Since we met at Oberlin College, we had to visit Oberlin, Kansas. It's a tiny town with a big museum, consisting of 13 old buildings, donated and moved downtown. We learned that the town was originally named Westfield, until a pioneer from Oberlin, Ohio offered a tract of land to the city if the name were changed.

The museum is a multi-roomed affair, crammed full of donations from practically everybody. We began our visit by watching a video of the Last Indian Raid. After the Sioux Wars of 1876, some Northern Cheyennes were forced from their South Dakota homeland to an Oklahoma reservation. Having received little of the food, clothing and shelter they had been promised, they escaped in 1879 and headed toward South Dakota. Chased by the Army, the Indians raided the homes and ranches of settlers, getting fresh supplies and killing the new homesteaders, some of whom were fresh from Europe, ignorant Paved in dark red, the main street of Oberlin, Kansas is wide, flanked by a long line of white lighting globes on each side, with one- and two-story stores and businesses, and plenty of room for angle parking on each side of the street. Downtown Oberlin and innocent of the history of oppression. Oberlin was especially hard hit. The Cheyenne made it into Nebraska, but the remnants were rounded up and returned to Oklahoma. The Cheyenne escaped again and most were then massacred. From all points of view a sad story.

The museum was primarily a description of life in Oberlin starting around the turn of the twentieth century. Sheet music, clothing, military uniforms, toys, a deadly-looking dentist's office, farm tools, gas station, school house, general store, doctor's office, railroad station, and a replica of a soddie or sod house made by the townspeople. This soddie had a wood floor, probably to survive the summer visitors better than a dirt one. Old newspapers had been carefully cut out to make lacy-looking curtains and shelf paper. One thing that appealed to us about the Oberlin Museum is that there was nothing pretentious -- just a collection of old objects from the surrounding farmsteads and town houses which, put together in a fairly large, thirteen-building scale, make an impressive display.

We drove around the deserted town trying to find lunch. The East-West road had a couple of places that had closed, a Pizza Hut, and the convenience store behind the gas station. We went back through town and discovered that the old bank building had been turned into a hotel and restaurant. The Tellers' Room was a kind of freshly redecorated Victorian expresso bar in downtown Oberlin. Being flexible, we adjusted our attitude and decided to try lunch. We were the only customers.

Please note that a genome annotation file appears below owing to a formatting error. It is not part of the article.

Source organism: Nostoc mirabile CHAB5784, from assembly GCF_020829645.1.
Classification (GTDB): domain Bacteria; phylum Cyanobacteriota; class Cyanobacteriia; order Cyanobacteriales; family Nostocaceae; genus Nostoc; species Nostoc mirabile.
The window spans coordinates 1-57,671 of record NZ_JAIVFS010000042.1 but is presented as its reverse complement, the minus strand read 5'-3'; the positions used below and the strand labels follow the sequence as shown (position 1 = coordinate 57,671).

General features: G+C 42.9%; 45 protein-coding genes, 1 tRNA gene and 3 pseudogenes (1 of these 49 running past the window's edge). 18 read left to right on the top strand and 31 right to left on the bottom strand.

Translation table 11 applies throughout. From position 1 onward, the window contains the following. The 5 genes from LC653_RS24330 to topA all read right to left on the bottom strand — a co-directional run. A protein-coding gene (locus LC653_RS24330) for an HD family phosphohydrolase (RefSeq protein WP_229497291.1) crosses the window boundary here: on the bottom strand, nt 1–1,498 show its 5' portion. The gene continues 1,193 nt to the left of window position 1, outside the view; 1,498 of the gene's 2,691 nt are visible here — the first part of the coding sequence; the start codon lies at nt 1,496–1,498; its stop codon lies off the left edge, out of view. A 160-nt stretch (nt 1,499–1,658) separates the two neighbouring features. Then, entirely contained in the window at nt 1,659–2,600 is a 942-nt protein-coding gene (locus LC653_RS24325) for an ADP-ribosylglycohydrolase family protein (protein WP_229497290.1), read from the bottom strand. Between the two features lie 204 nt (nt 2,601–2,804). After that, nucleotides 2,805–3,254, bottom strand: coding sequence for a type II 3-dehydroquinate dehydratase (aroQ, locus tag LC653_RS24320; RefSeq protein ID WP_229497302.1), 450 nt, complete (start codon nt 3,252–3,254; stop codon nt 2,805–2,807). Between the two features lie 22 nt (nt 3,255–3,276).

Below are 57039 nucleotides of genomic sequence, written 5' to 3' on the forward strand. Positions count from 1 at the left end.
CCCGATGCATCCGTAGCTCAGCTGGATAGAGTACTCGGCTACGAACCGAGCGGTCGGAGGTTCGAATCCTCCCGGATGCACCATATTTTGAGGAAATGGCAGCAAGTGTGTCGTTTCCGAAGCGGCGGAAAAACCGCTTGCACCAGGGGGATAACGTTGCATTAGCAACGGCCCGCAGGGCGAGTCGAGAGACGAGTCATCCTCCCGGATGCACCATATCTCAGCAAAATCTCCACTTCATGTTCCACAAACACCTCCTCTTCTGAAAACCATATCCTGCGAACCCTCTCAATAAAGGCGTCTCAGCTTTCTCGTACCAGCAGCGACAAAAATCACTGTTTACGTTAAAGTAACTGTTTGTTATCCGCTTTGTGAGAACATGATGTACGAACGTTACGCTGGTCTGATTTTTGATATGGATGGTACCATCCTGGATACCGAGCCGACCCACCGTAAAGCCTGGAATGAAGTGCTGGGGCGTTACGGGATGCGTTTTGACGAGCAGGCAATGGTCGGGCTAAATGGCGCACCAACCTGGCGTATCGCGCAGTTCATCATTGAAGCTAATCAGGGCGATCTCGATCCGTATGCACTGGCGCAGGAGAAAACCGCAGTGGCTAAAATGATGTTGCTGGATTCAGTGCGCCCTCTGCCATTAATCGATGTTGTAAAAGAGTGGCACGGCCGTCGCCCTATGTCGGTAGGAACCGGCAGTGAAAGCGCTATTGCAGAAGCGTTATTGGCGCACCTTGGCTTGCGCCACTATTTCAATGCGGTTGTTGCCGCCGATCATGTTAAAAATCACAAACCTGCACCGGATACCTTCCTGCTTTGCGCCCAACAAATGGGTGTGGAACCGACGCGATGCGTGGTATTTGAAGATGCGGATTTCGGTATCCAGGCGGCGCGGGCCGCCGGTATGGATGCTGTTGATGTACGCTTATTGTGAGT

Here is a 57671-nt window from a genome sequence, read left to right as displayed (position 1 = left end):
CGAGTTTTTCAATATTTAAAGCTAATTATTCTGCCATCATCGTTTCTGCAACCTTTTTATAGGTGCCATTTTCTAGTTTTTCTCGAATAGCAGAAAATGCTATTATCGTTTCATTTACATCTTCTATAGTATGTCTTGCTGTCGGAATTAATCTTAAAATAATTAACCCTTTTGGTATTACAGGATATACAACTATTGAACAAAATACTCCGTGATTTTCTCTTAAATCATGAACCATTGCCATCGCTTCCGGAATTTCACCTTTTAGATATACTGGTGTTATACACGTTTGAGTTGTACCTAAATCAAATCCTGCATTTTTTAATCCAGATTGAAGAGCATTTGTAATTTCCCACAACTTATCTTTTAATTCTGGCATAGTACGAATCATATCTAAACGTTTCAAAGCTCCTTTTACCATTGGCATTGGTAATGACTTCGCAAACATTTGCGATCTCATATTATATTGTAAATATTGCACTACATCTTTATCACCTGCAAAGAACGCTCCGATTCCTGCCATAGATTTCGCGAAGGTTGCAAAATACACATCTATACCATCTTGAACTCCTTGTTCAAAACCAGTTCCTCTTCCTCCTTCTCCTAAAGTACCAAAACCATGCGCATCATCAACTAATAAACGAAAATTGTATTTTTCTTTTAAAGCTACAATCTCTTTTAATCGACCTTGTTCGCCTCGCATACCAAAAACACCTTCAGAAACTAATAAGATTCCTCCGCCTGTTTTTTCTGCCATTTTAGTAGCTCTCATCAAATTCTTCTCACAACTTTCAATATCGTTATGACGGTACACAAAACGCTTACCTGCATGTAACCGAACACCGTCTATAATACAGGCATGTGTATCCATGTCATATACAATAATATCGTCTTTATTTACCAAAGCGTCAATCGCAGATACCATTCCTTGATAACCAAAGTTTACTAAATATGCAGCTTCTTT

"We have Santa Fe Chicken, French Onion Soup, and Barbecued Pork," said the young waittress, who was learning how to serve tables in a Fine Dining establishment. Elsa ordered the chicken, Bob the soup and Pork. "Do you mean you want both?" asked the waittress. It turned out the Soup was intended as a meal in itself, but being Kansans they adjusted and produced a cup of soup in advance of the luncheon dish.

All the food was very good, and the atmosphere quite nice. We don't know if there are enough Kansans who will drive in to town for a fancy dinner to let the owners make a profit, but we wish them the best. The chef certainly likes to cook, and the sauces were especially flavorful. The fruit salad accompaniment came out of a can, but was still the right accent flavor. The background music was New Age instrumental versions of hymns. They had some nice displays of old bank paraphernalia. We would recommend a luncheon here.

We spent two nights in Garden City, Kansas, and were somewhat astounded by the energy, enthusiasm, and achievements of its citizens. We learned the Brightly colored in cream with brown and green trim and rose colored concrete porch steps, the Stevens House in Garden City was on the driving tour. Stevens House, Garden City following from (a) taking the walking and driving tours and (b) going to the free county museum: Garden City used to have a factory producing a considerable amount of beet sugar. Garden City was for a while the home of Buffalo Jones (see below). Garden City's irrigated farms produce enormous amounts of feed grains. Rather than ship those grains elsewhere, Garden City is the home of some of the world's largest feedlots as well as the world's largest beef packing plant. (Our noses had originally detected the feedlots as we drove into town.) The modern IBP plant (for Iowa Beef Producers) has recently been sold to Tyson Foods, the megameat company. The plant ships "boxed beef products" containing vacuum sealed plastic packages of beef ready for labelling and immediate sale in the supermarkets. In otherwords, it is a combination slaughterhouse and retail supplier. Garden City contains the world's largest free municipal concrete swimming pool, which requires sixteen lifeguards (when it's open). And finally, Garden City is the place were millions of humorous post cards featuring giant rabbits, grasshoppers, and the like, were produced in the 1930s by Frank D. "Pop" Connard in his photography studio using etching tools.